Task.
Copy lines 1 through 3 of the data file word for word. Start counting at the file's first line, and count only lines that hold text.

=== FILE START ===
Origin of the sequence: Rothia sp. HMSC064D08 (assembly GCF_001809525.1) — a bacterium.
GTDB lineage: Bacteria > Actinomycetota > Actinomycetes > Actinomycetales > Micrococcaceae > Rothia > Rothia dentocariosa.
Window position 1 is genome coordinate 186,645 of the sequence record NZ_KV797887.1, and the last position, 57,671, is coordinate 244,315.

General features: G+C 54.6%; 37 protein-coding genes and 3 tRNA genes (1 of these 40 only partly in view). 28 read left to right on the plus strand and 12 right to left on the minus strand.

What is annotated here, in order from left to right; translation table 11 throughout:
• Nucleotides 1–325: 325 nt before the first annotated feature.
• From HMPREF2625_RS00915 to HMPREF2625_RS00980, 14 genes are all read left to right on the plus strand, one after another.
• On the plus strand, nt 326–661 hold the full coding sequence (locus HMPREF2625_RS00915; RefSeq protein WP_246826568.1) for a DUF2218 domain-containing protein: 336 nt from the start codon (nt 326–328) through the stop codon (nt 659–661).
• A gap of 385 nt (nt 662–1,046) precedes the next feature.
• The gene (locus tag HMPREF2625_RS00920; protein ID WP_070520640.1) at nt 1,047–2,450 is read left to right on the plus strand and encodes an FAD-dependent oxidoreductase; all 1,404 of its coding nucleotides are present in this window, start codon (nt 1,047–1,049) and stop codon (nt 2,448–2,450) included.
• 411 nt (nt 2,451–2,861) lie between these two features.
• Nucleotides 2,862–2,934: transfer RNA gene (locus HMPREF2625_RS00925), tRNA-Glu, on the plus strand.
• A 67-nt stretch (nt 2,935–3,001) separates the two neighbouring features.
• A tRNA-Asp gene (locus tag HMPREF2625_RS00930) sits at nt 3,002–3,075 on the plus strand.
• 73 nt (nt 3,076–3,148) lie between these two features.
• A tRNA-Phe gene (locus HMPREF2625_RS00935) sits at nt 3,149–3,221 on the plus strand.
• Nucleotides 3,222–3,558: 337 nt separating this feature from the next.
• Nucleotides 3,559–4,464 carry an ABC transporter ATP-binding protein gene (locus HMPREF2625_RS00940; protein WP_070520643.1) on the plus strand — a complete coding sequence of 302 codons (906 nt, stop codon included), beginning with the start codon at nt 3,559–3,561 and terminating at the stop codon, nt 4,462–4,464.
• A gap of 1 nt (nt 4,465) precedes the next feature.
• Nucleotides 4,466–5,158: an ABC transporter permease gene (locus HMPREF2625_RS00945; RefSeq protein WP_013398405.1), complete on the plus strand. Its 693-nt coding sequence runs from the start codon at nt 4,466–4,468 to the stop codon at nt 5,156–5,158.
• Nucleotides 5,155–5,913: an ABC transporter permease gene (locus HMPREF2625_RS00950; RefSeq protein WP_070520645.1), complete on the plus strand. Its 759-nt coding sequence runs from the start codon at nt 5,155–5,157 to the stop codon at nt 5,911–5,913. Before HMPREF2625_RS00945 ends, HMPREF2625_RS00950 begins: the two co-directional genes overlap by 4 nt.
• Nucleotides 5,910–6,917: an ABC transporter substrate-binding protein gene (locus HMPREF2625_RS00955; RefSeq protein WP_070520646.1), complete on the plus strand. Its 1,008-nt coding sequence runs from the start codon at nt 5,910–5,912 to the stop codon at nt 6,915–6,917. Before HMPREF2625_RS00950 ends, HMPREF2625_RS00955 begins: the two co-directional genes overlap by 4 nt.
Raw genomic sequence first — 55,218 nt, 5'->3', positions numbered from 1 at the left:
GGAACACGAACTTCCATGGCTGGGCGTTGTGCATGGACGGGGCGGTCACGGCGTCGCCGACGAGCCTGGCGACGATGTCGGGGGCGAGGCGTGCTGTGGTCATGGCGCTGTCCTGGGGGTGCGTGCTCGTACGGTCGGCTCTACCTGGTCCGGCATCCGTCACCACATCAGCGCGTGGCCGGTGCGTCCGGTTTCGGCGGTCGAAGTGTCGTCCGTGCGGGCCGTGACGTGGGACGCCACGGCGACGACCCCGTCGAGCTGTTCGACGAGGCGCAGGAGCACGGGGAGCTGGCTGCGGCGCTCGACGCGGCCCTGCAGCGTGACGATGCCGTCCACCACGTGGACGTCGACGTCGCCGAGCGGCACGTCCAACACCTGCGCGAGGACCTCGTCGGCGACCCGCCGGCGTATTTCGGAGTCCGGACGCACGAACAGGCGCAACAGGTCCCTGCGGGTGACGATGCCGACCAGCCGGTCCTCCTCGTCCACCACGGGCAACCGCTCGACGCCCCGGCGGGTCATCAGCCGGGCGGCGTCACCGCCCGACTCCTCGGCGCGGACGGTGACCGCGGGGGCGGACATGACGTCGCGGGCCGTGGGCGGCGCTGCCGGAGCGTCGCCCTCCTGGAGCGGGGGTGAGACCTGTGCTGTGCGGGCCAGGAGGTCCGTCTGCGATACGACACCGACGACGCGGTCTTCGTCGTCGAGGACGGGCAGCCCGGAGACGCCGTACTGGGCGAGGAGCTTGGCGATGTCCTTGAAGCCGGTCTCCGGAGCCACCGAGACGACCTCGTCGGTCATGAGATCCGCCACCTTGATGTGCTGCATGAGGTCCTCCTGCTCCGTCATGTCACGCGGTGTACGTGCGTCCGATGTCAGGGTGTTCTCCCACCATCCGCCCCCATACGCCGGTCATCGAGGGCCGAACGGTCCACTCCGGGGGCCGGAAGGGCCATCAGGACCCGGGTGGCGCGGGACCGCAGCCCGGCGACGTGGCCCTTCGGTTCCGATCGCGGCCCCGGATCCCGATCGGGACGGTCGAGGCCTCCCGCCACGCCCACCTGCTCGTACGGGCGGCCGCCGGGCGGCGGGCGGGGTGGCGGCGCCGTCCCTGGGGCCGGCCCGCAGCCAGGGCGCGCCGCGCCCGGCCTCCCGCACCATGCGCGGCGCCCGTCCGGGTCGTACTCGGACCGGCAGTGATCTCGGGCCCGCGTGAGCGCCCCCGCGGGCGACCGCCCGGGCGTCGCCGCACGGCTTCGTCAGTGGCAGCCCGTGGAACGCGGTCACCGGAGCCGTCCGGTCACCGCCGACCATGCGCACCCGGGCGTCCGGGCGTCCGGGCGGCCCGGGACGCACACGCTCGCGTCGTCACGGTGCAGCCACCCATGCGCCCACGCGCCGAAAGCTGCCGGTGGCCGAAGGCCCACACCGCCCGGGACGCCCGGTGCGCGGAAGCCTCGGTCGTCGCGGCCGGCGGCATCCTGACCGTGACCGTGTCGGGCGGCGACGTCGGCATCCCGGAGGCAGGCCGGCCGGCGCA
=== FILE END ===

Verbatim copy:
Origin of the sequence: Rothia sp. HMSC064D08 (assembly GCF_001809525.1) — a bacterium.
GTDB lineage: Bacteria > Actinomycetota > Actinomycetes > Actinomycetales > Micrococcaceae > Rothia > Rothia dentocariosa.
Window position 1 is genome coordinate 186,645 of the sequence record NZ_KV797887.1, and the last position, 57,671, is coordinate 244,315.